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Students gather for bystander intervention BY LIZ YOLICH Students can voice suggestions, concerns through student senate BY JULIA MACH

 

Students can voice suggestions, concerns through students senate BY JULIA MACH Spreading multiculturalism through diverse languages BY NOAH SLOWIK

Students may be unaware of the recent outlet that has been created to voice opinions about the positives and negatives on campus. The Student Development and Leadership department created the student senate two years ago to give students a representation and voice among school administration.

 

Through the student senate, students are encouraged to feel comfortable about expressing their issues and concerns to those on the board. The sentators wanted to give students the chance to facilitate change around campus.

 

“Everyone knows it, we are not a perfect school, but the administration is very open to our ideas and concerns,” said senior business administration major and president of the student senate Valerie Peterson.

 

Students can have their voice heard by attending general assemblies. The assemblies occur twice a year, once in the fall and another in the spring.

 

At general assemblies, students’ concerns are brought to the attention of administrators who can move forward with initiating a change or solution. Non-senator students are invitation only in order to be part of the student senate committees.

 

“We have the power to talk to the administration and go to them…the administration has been very proactive in working with us, hearing what we have to say, and listening to the concerns of the students,” said Peterson.

 

While many students may be skeptical of any real change happening, some adjustments have already occurred. Adding a concert and carnival during Welcome Week were once topics of discussion that took place in the student senate’s general assembly. These additions were thought to increase student life and enhance the the overall environment during the first week of school. Additionally, the student senate pushed for new items in the C-store, leading to fresh fruits and veggies being sold year-round.

 

Other changes are in the process, such as a free bike program, which will be called Bikes on the Fly. This program would allow students to use bikes that are placed sporadically throughout campus to get to and from their destinations at a faster pace. The plan is to have at least three bike hubs, one at Saint Charles Borromeo, one at Mother Theresa and another in the center of campus.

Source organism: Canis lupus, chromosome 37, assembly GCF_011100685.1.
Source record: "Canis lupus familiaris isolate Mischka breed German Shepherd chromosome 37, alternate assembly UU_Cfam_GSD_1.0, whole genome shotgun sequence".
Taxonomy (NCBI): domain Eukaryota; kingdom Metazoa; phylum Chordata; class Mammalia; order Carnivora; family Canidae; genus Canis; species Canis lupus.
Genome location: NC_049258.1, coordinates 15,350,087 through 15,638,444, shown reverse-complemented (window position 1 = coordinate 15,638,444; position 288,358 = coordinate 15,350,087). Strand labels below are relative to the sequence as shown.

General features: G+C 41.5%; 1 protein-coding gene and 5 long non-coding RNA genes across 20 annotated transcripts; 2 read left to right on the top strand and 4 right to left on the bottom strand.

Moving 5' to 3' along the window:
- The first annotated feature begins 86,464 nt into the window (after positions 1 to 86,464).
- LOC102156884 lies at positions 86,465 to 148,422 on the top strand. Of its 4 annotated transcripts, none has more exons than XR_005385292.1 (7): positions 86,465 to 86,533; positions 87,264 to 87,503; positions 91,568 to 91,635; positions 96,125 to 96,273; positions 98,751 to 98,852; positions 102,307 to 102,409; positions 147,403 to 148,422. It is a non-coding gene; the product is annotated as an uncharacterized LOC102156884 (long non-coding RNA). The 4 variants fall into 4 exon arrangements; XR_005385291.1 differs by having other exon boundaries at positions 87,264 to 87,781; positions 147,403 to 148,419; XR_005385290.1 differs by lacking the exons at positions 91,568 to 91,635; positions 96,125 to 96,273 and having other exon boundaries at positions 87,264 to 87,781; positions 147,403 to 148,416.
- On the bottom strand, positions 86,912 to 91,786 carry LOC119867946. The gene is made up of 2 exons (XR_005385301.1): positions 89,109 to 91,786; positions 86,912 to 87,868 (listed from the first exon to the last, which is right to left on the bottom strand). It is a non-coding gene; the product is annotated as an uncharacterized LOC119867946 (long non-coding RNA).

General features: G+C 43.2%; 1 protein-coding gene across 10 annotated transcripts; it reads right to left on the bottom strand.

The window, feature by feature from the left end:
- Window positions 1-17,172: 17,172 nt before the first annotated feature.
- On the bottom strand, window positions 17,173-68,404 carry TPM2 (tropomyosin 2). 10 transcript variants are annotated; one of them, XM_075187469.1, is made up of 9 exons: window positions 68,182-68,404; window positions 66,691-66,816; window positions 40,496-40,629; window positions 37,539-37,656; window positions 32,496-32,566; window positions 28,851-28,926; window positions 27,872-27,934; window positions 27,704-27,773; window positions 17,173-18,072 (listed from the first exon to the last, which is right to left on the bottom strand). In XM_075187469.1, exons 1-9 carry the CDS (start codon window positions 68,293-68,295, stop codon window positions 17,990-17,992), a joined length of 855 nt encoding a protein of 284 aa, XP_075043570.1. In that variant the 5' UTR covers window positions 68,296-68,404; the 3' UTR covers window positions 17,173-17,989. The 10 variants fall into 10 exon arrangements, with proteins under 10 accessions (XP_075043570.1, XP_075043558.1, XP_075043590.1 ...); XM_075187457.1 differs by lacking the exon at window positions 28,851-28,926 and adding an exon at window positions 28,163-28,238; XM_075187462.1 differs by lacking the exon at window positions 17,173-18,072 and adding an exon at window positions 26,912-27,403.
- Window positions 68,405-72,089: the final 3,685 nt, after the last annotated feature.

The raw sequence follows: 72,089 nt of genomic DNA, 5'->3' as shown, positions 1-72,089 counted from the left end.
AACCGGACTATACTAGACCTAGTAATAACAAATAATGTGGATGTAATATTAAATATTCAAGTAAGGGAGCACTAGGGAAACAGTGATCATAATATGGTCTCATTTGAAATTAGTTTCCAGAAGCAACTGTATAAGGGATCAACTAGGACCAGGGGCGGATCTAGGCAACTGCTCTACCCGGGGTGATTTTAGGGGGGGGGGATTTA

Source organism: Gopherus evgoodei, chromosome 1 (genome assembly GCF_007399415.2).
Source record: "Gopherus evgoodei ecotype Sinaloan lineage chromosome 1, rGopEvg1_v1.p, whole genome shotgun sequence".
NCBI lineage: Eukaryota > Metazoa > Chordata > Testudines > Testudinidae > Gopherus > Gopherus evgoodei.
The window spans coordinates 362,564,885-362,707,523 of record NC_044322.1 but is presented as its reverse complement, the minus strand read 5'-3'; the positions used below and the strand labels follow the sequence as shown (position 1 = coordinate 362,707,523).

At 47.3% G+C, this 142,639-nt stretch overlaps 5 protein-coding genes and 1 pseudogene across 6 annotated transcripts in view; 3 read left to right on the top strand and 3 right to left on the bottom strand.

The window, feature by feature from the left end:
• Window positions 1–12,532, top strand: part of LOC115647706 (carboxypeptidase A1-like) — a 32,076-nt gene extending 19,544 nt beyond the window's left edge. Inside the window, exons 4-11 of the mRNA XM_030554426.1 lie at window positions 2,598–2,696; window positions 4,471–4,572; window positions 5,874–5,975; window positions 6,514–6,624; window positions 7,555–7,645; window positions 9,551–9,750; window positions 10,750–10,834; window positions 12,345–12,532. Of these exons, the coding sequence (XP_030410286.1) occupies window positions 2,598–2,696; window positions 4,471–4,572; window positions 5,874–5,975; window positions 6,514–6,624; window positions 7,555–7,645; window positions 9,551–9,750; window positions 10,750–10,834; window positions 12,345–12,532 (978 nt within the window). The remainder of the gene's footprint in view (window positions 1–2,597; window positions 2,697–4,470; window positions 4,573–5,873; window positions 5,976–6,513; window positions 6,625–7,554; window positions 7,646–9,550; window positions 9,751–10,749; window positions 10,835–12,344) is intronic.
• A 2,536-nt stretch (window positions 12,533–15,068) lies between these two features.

Another idea that is being deliberated is having specific fees added into the cost of tuition. A program fee is being talked about, which would help student services conduct large events.

 

“There is always an issue,” said student senate’s Director of Communications Shay Brown. “There is always something that can be done to better improve Lewis and our experience here whether that is fixing a cold toilet seat or starting up a new club.”

 

The senate wants to get to know everyone on campus and encourages others to become active by using the student senate as an outlet to be heard by administration.

 

The senators and executive board promote students to share their ideas to make Lewis as student-friendly as possible.

 

“It is really important for students to come to us with ideas because if students do not come to us, we are working solely within our own ideas on the student senate,” said William Riley, vice president of the student senate.

 

“We have 6,500 other students and their ideas that they could bring to us. That could start something completely new and take us to the next level as a student body and proactive university.”

 

The senate hopes to continue growth and get more students involved.

 

Students can contact the student senate for any additional questions or inquiries by emailing Shay Brown at LUSSDirectofComm@lewisu.edu.

 

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